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cheesefood 05-20-2009 08:23 AM

Let's Talk Cordless Drills
I'm in the market for a new one. I currently use a Craftsman 18v but it's a few years old and the batteries aren't holding their charge as long as they used to. I'm also noticing that I'm losing the torque I need.

I would say that I'm becoming a mid-level skilled DIY guy. My recent project is changing out the doors in my house and I've replaced 14 hollow-core doors with new prehung 6-panel pine doors. I used screws instead of nails because of the forgiving nature of screws.

Future projects are limitless and next I'll probably start working on my basement (after landscaping). So I'm thinking of going all-out and getting a higher-level drill like the Panasonic 18v Drill Driver.

It gets high reviews on Amazon (even though half of them are obviously written by a marketing company, as you can tell by the number of "contractors" who use too many loaded marketing terms) and on ConsumerSearch, Panasonic gets great reviews.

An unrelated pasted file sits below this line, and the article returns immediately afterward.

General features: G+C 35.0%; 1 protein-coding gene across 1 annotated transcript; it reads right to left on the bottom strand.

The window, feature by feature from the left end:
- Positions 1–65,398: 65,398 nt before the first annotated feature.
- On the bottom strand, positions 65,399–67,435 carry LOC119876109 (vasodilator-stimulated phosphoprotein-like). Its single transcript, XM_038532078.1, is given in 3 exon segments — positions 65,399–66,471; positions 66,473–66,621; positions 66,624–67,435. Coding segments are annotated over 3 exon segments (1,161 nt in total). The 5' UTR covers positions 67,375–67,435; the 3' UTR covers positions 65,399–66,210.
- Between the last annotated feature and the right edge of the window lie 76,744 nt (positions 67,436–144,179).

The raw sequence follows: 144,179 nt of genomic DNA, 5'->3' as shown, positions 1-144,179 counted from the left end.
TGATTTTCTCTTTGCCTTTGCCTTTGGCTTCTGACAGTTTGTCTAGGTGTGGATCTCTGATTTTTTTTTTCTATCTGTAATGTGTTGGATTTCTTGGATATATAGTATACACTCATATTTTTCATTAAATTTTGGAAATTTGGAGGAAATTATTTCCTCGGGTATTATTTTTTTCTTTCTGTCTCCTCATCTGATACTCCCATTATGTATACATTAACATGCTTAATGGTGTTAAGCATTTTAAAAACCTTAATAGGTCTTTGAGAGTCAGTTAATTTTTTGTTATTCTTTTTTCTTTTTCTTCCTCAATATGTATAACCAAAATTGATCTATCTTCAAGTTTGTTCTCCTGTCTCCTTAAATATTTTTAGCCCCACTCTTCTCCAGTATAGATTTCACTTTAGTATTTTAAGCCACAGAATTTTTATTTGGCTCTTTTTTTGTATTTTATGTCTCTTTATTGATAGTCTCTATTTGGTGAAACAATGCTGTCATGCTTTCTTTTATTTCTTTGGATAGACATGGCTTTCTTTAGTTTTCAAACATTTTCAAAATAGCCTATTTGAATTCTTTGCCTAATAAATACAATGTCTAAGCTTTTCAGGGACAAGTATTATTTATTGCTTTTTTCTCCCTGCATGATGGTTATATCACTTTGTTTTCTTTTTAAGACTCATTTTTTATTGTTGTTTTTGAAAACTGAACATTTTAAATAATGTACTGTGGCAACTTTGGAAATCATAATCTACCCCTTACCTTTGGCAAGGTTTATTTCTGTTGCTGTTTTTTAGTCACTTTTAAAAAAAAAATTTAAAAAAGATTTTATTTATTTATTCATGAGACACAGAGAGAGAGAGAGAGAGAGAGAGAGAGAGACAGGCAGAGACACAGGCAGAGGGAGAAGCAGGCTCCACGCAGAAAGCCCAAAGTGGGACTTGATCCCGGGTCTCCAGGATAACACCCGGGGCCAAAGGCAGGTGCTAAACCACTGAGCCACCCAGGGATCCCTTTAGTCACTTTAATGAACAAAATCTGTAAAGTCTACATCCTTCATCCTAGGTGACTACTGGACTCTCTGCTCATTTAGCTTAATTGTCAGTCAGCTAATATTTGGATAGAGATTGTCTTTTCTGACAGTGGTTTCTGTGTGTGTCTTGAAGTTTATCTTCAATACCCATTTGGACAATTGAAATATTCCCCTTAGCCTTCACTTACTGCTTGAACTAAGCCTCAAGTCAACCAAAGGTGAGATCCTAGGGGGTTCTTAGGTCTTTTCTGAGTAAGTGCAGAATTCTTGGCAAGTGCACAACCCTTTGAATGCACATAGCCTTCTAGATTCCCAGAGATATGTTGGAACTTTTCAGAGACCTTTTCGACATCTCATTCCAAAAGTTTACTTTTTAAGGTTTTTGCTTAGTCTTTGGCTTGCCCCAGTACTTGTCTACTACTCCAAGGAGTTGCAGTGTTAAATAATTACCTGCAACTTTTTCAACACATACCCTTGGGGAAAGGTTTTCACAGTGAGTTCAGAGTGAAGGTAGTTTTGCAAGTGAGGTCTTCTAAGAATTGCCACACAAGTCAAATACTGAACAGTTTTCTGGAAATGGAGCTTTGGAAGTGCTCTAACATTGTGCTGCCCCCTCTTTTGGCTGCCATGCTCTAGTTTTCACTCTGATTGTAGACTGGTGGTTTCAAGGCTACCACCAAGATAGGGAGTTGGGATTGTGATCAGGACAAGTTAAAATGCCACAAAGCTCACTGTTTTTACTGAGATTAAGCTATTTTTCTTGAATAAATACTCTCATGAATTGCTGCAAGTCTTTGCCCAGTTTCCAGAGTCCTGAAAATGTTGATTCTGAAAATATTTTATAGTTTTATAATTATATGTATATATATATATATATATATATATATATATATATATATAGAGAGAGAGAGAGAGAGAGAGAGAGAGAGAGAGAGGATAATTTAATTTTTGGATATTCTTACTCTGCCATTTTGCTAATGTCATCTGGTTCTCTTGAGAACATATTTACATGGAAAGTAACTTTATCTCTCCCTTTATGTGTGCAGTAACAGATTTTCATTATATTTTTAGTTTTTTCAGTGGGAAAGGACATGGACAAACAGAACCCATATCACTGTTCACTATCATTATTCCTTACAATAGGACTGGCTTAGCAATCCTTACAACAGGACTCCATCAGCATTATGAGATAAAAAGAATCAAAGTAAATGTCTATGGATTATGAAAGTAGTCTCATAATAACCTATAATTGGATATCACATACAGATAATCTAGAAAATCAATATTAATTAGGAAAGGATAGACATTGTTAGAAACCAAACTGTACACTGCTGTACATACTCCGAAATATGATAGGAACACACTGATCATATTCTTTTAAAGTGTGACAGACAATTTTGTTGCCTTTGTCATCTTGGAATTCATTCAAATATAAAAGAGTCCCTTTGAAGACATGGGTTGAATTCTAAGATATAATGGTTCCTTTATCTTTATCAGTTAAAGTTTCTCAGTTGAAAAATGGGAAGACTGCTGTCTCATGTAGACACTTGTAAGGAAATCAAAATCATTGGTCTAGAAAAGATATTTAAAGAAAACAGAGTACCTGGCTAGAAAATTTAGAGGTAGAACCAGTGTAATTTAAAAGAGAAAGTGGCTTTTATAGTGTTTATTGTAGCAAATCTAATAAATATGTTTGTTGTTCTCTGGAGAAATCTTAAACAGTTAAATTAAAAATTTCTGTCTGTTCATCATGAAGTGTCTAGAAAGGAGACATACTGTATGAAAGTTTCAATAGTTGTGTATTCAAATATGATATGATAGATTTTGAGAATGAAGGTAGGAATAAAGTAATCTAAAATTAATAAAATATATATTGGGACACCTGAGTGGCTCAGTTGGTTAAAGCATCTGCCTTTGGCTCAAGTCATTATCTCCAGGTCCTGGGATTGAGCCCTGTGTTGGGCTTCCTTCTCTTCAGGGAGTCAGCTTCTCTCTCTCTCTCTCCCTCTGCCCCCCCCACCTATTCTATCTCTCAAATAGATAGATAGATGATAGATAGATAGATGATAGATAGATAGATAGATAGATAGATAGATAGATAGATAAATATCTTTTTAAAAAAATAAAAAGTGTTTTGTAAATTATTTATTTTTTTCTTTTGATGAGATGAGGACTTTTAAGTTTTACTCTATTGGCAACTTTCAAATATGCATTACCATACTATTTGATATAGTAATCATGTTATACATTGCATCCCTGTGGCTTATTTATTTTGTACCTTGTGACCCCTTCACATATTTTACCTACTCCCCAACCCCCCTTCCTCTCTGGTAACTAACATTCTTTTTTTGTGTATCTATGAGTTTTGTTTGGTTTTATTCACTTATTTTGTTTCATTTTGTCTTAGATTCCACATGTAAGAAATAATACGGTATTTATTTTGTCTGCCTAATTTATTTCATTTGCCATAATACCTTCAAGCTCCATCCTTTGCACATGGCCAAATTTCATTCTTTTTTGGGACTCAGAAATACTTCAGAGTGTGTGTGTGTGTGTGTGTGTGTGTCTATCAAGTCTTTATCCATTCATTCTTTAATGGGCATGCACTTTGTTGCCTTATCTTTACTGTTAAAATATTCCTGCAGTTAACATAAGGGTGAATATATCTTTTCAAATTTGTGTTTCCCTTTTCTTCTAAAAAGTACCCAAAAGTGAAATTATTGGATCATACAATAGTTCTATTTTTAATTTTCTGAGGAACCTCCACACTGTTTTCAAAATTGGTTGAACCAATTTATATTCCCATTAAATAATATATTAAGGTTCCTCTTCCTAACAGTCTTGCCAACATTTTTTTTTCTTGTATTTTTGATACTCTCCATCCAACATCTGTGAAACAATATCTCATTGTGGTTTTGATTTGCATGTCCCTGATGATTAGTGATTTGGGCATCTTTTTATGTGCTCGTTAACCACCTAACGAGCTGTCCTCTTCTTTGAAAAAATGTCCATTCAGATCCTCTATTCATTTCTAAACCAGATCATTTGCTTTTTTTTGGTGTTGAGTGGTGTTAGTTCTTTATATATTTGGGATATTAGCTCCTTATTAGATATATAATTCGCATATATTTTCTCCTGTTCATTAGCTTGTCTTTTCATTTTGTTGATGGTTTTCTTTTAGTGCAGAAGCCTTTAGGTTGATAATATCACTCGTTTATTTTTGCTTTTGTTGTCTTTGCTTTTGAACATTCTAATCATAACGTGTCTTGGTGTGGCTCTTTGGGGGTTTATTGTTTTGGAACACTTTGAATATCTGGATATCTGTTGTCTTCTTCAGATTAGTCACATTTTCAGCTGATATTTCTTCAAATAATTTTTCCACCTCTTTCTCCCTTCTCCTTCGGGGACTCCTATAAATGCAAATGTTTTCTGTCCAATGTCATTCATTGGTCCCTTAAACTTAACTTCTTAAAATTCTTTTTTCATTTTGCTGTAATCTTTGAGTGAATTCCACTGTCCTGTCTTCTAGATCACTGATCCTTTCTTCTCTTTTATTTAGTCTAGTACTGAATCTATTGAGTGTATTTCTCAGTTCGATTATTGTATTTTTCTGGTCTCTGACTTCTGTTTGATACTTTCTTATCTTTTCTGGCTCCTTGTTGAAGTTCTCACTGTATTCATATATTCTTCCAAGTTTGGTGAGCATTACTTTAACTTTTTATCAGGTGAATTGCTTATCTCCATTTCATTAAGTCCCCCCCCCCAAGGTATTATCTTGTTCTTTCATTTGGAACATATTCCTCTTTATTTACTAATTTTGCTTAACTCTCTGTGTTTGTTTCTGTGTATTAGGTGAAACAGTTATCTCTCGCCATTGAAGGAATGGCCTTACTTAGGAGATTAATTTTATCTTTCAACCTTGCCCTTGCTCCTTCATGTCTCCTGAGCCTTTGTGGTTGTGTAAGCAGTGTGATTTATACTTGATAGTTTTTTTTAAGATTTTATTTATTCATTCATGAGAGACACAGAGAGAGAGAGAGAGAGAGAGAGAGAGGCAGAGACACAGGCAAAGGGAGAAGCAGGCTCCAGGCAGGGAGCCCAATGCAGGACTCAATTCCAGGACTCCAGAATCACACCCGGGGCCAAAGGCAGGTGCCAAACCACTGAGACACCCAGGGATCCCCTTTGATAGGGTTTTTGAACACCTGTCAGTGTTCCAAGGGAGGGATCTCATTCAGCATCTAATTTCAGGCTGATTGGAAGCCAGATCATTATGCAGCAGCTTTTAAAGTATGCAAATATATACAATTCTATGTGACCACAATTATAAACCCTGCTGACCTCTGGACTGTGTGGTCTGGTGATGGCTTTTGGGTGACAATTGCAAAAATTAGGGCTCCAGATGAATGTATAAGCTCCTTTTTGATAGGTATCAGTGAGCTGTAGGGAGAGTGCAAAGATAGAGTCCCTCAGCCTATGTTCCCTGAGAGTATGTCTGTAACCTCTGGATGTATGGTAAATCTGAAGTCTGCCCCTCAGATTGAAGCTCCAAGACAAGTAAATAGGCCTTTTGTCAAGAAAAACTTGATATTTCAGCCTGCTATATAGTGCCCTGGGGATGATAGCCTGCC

But I'd like to hear some other thoughts from people in the field. Look at the price and the reviews (but not the first couple, they're obviously fake) and let me know your thoughts.

Redwood 05-20-2009 10:28 AM

I would consider buying replacement batteries or having yours reconditioned. Panasonic 18 volt battery search results

If you use this predominently as a screw driver I would strongly recommend considering a cordless impact driver. cordless impact driver search results

cheesefood 05-20-2009 11:07 AM


Originally Posted by Redwood (Post 30705)
I would consider buying replacement batteries or having yours reconditioned. Panasonic 18 volt battery search results

If you use this predominently as a screw driver I would strongly recommend considering a cordless impact driver. cordless impact driver search results

Not really as JUST a screwdriver. I do a lot of projects. The Craftsman just doesn't have the torque I want, the speed I want, or the battery life. The battery takes a while to charge (2-3 hours) and dies quickly if left in the drill. It doesn't perform well in cold weather.

I plan on doing a lot of work over the next few years which will require building, drilling (into wood, drywall, concrete, steel), and driving bolts and screws.

cheesefood 05-20-2009 11:30 AM

What about refurbished drills? Any reason to stay away from them?